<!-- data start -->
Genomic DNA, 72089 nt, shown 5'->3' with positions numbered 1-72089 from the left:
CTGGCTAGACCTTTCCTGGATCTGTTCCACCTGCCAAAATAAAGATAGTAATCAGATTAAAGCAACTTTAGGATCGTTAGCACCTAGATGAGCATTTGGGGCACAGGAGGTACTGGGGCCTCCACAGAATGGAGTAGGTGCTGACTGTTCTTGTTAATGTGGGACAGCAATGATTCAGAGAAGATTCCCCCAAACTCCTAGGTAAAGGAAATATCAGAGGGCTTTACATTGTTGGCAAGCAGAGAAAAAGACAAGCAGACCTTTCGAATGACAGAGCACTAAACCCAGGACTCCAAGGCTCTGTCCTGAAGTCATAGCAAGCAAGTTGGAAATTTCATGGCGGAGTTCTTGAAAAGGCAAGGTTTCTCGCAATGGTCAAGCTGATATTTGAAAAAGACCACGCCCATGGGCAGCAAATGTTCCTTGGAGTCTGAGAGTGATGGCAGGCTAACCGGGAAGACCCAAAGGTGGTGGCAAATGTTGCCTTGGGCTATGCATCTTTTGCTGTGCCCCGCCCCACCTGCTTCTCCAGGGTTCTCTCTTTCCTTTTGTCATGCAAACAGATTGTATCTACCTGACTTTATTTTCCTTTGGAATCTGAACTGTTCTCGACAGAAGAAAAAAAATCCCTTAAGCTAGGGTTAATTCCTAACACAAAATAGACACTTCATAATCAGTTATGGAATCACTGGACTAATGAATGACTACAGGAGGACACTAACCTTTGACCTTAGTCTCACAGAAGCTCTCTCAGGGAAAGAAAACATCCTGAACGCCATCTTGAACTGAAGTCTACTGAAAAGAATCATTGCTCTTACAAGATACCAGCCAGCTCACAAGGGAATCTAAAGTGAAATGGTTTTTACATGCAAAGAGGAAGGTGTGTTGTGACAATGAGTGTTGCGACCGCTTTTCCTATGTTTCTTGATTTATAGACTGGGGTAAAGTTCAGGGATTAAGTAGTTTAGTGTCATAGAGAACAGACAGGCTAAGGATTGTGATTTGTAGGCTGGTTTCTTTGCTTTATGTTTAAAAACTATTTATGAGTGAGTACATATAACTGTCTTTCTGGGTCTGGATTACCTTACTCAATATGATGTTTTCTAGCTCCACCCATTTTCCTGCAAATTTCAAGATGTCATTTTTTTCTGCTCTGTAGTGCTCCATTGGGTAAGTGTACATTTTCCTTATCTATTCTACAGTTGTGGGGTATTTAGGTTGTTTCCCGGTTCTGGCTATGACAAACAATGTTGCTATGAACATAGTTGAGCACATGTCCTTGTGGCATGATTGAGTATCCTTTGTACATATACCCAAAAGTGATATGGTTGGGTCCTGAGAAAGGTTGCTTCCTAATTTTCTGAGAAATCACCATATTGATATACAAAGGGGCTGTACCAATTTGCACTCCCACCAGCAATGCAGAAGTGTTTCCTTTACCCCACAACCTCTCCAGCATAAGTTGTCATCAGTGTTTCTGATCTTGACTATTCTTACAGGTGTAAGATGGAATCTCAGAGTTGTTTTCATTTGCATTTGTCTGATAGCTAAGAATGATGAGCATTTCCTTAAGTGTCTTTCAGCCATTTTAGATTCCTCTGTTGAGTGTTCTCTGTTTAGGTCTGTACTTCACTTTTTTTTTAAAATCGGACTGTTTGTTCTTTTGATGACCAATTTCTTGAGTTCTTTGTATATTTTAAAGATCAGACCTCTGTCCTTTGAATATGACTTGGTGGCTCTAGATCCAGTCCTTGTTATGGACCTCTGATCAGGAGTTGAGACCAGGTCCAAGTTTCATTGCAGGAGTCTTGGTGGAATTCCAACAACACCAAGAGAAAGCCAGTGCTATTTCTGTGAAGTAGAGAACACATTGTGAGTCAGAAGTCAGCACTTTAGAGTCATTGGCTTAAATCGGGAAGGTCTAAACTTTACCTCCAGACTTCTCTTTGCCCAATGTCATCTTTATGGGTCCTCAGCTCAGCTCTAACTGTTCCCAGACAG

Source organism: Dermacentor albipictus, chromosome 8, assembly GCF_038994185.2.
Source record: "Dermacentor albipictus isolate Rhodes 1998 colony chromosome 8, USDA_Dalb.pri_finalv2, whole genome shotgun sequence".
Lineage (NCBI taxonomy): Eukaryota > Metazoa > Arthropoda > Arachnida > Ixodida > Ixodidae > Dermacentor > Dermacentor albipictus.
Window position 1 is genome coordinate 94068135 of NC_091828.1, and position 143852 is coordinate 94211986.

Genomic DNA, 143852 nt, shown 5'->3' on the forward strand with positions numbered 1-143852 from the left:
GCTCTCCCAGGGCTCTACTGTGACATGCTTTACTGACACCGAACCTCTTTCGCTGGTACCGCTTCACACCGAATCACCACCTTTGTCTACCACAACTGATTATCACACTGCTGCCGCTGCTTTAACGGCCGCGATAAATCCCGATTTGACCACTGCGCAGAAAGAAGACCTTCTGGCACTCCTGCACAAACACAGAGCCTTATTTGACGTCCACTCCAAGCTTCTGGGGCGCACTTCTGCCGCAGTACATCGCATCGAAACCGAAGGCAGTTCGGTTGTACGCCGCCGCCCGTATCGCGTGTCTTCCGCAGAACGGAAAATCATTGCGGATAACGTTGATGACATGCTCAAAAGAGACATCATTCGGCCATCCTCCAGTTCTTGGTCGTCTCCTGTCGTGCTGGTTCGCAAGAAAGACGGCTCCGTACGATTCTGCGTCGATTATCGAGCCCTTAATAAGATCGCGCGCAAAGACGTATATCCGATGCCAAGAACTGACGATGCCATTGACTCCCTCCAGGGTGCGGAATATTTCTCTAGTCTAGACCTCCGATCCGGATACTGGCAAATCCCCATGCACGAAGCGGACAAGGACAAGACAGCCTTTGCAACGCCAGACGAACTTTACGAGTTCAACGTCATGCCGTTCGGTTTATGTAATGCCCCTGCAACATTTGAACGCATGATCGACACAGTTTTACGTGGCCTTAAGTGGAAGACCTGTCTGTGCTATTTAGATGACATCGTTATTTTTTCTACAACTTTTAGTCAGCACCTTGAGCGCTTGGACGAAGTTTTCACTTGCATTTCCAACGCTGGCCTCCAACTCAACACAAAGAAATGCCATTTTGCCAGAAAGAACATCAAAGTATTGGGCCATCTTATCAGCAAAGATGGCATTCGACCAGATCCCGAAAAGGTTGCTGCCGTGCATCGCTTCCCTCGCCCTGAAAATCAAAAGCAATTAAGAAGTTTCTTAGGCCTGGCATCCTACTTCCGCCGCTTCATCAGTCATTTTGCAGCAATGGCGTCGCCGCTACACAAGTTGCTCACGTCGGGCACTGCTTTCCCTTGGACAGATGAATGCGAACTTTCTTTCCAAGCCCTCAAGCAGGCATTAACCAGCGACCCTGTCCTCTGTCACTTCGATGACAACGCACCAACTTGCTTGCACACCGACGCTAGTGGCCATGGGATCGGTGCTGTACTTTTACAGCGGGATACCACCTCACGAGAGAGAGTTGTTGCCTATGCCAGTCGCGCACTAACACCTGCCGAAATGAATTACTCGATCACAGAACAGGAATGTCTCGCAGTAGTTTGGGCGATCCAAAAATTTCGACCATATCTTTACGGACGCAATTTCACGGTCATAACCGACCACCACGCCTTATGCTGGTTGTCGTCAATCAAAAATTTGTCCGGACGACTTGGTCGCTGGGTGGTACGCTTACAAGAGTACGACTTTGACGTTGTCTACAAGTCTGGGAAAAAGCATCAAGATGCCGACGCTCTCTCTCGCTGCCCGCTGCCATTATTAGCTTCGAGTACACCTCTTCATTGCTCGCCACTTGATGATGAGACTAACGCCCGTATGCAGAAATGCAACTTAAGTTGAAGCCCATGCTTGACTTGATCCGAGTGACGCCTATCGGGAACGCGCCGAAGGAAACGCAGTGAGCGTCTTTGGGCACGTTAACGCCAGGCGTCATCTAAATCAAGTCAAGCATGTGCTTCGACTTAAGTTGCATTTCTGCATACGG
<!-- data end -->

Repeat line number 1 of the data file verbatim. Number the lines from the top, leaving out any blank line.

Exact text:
Genomic DNA, 72089 nt, shown 5'->3' with positions numbered 1-72089 from the left: